Tying this back to markets today, it seems there's a lot of confusion about there being rising stock markets in the face of disappointing economic performance, widening gaps between rich and poor as well as widespread public disenchantment. The bulls argue that markets are a lead indicator and economies and the public mood will follow. The bears sneer and point to printed money driving higher markets.
But the bulls struggle to explain why the rising stock market is a sustainable trend. Improving earnings? Improving economies? There's little evidence of either. Meanwhile, the bears struggle to explain the reasons behind printed money making its way into stock markets rather than under a proverbial mattress.
It seems to this author that deepening global tensions may have something to say about the apparent contradictions in today's markets. And to point us to what may lay ahead.
In the U.S., you've had broad-based lynching of bankers and oil companies since the crisis. The rise of the Tea Party and Occupy Wall Street Movements. The fall of sporting icons such as Tiger Woods and Lance Armstrong. Horror movies have been making a comeback. Not to mention the increasing incidences of mass murders of late.
In Europe, you've had extraordinary youth unemployment, rising social tensions, overthrow of governments, political divisions threatening to undo the EU, the likes of Cyprus stealing bank deposits and the list goes on.
And in our neighbourhood of Asia, I've mentioned the depressing social mood in India, well before the recent currency crisis. In China, disgust at Communist Party corruption and the ostentatious display of wealth by party officials and businessmen has been apparent for several years. And it may explain the terrible performance of China's stock market, still down more than 60% from the 2007 peak.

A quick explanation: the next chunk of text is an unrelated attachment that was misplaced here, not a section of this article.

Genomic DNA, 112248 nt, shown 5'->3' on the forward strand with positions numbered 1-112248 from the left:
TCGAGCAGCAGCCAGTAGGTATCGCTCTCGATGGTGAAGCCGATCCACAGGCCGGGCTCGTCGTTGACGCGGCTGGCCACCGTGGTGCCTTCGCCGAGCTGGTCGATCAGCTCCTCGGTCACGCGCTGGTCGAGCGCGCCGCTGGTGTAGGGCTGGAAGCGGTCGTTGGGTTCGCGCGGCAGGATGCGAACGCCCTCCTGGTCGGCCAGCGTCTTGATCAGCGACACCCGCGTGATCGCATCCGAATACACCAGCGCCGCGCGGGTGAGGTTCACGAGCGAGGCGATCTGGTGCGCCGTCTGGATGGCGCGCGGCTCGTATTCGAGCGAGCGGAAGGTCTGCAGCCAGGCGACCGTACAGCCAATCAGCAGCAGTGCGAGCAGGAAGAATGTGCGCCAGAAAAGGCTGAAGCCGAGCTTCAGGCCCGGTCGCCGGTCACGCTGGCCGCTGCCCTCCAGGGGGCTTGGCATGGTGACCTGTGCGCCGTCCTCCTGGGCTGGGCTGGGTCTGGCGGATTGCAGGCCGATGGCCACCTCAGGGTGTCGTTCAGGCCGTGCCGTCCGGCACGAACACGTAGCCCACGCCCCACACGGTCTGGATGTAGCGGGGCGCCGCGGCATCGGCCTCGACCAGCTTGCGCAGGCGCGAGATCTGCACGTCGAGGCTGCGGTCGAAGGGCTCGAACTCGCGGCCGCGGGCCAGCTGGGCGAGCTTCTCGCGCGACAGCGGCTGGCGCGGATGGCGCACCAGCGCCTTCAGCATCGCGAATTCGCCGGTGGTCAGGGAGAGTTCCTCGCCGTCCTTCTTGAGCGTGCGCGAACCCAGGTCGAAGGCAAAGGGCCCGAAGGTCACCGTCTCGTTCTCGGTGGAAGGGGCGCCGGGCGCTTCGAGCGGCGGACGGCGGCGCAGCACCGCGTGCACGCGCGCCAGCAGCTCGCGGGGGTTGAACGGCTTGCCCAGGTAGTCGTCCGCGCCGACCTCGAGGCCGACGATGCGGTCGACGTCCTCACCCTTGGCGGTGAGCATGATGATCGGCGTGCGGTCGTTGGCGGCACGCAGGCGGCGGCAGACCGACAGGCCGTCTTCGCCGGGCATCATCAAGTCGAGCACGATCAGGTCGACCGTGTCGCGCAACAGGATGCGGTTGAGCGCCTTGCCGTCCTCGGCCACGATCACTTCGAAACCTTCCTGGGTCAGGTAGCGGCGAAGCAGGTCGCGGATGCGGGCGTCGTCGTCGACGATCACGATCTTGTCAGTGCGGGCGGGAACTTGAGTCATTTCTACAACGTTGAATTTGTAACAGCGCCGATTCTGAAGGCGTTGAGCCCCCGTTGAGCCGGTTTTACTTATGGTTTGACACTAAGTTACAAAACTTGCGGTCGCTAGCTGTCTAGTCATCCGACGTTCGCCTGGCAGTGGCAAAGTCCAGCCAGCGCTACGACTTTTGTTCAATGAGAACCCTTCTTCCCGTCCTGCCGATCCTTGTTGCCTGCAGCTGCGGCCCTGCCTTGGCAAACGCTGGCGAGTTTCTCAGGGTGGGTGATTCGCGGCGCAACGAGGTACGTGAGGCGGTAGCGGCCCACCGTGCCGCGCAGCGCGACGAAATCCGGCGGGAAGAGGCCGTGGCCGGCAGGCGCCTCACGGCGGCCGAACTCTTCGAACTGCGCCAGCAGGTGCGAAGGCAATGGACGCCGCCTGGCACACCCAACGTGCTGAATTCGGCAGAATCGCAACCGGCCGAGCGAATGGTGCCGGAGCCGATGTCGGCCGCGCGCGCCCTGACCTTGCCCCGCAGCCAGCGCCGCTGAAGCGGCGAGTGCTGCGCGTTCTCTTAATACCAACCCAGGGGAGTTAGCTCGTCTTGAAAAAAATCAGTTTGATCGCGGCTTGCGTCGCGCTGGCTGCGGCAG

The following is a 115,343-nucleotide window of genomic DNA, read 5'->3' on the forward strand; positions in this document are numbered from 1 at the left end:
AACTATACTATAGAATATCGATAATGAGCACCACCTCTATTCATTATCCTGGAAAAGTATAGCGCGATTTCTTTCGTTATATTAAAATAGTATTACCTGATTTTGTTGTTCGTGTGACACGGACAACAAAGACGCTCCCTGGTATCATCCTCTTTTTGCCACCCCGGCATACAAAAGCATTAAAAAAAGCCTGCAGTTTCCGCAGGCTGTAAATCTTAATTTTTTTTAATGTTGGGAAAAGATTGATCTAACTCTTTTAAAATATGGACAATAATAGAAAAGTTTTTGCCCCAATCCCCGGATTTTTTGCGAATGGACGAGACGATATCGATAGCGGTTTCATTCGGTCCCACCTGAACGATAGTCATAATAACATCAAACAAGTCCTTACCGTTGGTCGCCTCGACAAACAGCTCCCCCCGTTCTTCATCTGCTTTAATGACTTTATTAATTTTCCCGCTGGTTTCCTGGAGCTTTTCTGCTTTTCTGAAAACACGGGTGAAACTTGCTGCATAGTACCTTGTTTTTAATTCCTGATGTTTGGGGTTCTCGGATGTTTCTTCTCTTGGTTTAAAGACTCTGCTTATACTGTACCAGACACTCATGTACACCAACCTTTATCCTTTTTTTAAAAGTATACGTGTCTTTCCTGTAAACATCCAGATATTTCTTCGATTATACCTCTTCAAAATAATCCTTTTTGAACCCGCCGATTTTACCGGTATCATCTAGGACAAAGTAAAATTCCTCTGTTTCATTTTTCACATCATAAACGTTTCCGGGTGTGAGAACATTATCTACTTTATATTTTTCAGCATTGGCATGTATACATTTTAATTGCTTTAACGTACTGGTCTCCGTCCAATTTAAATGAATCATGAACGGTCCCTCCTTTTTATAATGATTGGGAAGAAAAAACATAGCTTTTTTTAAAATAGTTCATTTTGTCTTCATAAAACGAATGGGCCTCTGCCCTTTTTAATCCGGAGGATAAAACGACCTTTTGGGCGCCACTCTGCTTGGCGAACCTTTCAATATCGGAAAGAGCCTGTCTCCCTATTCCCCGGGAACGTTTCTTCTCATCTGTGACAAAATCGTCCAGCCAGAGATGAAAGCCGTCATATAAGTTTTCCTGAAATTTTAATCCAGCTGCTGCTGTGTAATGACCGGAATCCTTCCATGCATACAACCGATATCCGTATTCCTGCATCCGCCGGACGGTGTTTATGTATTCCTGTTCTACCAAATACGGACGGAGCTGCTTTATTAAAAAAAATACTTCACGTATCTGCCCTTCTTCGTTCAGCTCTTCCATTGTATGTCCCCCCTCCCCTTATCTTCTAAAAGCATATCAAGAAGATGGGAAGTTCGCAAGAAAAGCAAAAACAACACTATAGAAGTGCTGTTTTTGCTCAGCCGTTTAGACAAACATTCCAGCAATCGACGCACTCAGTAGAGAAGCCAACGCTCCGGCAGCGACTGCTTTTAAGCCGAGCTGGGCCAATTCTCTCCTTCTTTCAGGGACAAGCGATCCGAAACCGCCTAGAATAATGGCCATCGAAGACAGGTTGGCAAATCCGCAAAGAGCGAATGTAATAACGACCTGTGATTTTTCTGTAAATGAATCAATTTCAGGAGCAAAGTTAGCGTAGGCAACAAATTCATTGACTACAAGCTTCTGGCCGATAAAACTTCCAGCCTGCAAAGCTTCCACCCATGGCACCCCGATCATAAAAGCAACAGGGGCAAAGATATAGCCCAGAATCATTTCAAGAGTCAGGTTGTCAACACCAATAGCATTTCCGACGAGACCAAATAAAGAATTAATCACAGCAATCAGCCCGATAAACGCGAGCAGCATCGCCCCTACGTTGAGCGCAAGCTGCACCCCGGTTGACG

In Australia, a rising stock market, still strong economy particularly when compared to other developed world countries and a rebound in already ludicrously priced housing still can't satisfy the locals. Consumer and business confidence remains low, evidenced by the Labor government being unceremoniously dumped in a recent election.
And let's not forget the Middle East, where several authoritarian regimes in power for decades have made way for comparatively weak military and civilian rule. And the threat of civil wars or worse, seems a matter of when, not if.
If socionomics is right, these things point to an uncertain future for markets. That the phases of increasing divisions and conflict since 2008 portend something worse ahead.
Extrapolating socionomics to the past week's events, what explains the hero-worship of Ben Bernanke and his cohort of central bankers? I'm not certain but my guess is that public disenchantment and confusion would correlate pretty well with historical episodes of hero-worship. It may also go some way to explaining the herd-like behaviour of financial analysts and commentators, almost all of whom called the taper, or non-taper, incorrectly. This kind of hero worship has a habit of turning around pretty quickly though too.
In sum, don't take the stock market at face value. Or central bankers, for that matter. Look around you and observe key social trends. What you observe could well be a precursor to future market action.
This post was originally published at Asia Confidential: http://asiaconf.com/2013/09/22/markets-as-lagging-indicators/